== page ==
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LSU hit with NCAA penalties for violating recruiting rules during pandemic

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LSU was hit with NCAA fines Thursday, but they weren’t linked to a scandal involving former men’s basketball head coach Will Wade.

Instead, the case concerns former assistant football coach James Cregg, who was fired in June 2021. Cregg, who served as the Tigers’ offensive line coach, dated the rookie during a dead period set by the NCAA during the COVID-19 pandemic. in the NCAA.

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In addition to Cregg, the former assistant director of recruiting at LSU met separately with a potential client during this dead period. According to the NCAA, both “provided unacceptable recruitment incentives to potential clients.”

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As a result, LSU was sentenced to one year of probation, a $5,000 fine, and multiple penalties for recruiting into the football program. These include limiting official visits to 55, a one-week ban on unofficial visits, a one-week ban on message recruitment, and a seven-day reduction in evaluation days.

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In addition, the NCAA sentenced Cregg to a three-year fine for showing cause.

Cragg was LSU’s offensive line coach for three seasons, including the Tigers’ 2019 national championship season under former head coach Ed Orgeron. He is currently an assistant offensive line coach with the San Francisco 49ers.

LSU, now in its first season under Brian Kelly, is starting 2-1 this season.

The NCAA is penalizing the LSU football program for making unauthorized contact with recruits during the height of the COVID-19 pandemic in 2020.  (AP Photo/Jonathan Bachman)
The NCAA is penalizing the LSU football program for making unauthorized contact with recruits during the height of the COVID-19 pandemic in 2020. (AP Photo/Jonathan Bachman)

LSU violated recruitment rules during a pandemic

Problems arose for LSU when a recruit’s mother brought 14 prospects to the LSU campus in September 2020. According to the NCAA, football personnel knew the group was attending but were informed by compliance personnel that they could not have any personal contact. contact with recruits.

The mother of one recruit was planning to move to the Baton Rouge area if her son decided to play for LSU, so she asked about “potential areas to visit”. According to the NCAA, Cregg recommended several neighborhoods, including one where he lived, and arranged to “greet the prospect and their family as they drove through the neighborhood.” Cregg also “provided a bag of used LSU gear to a potential customer” from his home. Greeting the family violated dead period rules, and handing gear to a recruit violated NCAA rules to encourage recruitment.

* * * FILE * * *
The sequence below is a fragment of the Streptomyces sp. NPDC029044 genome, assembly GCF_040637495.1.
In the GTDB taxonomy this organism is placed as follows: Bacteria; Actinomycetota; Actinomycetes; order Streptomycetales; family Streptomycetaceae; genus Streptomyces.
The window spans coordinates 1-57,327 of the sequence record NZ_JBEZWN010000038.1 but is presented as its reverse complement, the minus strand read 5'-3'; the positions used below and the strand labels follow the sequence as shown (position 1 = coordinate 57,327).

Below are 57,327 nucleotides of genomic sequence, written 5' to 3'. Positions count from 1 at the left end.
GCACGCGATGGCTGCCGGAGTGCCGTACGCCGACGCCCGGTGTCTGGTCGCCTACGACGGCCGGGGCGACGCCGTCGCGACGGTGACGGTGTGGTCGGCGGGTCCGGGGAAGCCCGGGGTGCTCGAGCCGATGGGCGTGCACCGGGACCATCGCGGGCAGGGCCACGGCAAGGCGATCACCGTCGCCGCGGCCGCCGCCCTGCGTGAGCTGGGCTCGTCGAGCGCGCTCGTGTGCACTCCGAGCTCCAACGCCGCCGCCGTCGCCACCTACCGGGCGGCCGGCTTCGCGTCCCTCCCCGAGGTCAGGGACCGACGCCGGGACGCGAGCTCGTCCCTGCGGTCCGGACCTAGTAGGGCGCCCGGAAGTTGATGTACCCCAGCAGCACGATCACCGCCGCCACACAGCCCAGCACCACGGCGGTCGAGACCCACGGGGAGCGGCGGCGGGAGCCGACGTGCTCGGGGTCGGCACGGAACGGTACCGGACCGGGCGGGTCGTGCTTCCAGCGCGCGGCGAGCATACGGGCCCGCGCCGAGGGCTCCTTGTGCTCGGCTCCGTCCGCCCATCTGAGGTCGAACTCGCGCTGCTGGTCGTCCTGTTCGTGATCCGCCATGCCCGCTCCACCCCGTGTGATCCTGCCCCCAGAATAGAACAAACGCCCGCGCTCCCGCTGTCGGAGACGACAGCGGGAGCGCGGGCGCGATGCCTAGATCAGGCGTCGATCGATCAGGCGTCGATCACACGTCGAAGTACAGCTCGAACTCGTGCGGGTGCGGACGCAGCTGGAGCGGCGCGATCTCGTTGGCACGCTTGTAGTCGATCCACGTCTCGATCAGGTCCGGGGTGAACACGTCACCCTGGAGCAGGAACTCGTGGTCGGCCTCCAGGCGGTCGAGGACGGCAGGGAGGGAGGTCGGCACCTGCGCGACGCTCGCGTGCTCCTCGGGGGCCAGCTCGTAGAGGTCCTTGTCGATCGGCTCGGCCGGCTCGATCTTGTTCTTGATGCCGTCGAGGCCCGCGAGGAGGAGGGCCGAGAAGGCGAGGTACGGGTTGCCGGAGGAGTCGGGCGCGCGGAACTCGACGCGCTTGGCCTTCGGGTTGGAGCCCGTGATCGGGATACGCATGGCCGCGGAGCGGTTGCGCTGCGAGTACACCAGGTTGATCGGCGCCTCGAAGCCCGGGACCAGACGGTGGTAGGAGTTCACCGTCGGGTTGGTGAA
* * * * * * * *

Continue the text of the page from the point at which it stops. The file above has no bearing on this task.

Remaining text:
A week later, the recruit and his family returned to the LSU campus. During this visit, LSU’s former Assistant Director of Recruitment “picked up the prospect and his girlfriend from the hotel and took them to the stadium for a tour.” The assistant director of recruiting later “returned to the prospect’s hotel and delivered some pieces of used LSU equipment to him.”

This violated contact rules, and free transportation and equipment are also considered inducements under NCAA rules.

During the second visit, the potential client and his family also met with Cregg and had a “short talk” outside of his home.

According to the NCAA, both the coach and the assistant director of recruiting “admitted to knowing their behavior was unacceptable.”

In a statement, the NCAA Division I infraction panel acknowledged that these violations were not serious, but that the fact that they occurred during the COVID-19 dead period “should be of concern” to NCAA members.

“Although [committee] experienced more egregious behavior in past cases, the violations in this case constitute intentional misconduct that should be of concern to members,” the commission’s decision reads. “The COVID-19 recruitment dead period was intended to protect the health and safety of prospects, student-athletes, and institutional staff. It also leveled the playing field for hiring at a time when government-imposed COVID-19 restrictions varied across the country.”

Cregg involved in litigation with LSU

Last month, a Baton Rouge judge ruled that LSU must pay Cregg the remaining salary owed under his contract in the amount of $492,945.20. The decision came after Cregg filed a lawsuit alleging that his LSU termination was unlawful.

According to the Lafayette Daily AdvertiserCregg’s lawsuit admits that a coach told an NCAA law enforcement official that “he met and gave team equipment to a prospect during the COVID dead period.”

Following the August decision, LSU said in a statement that it plans to appeal the decision.

From the Daily Advertiser:

“We are clearly disappointed by the court’s decision. We had a coach who admitted under oath to the NCAA that he contacted and passed the sports equipment to a recruit, despite the fact that compliance officers reported an existing period of no contact with recruits, ”the report says. “We had a contractual right and obligation to terminate the contract with this coach. Unfortunately, the trial court did not see this. We intend to appeal this decision.”


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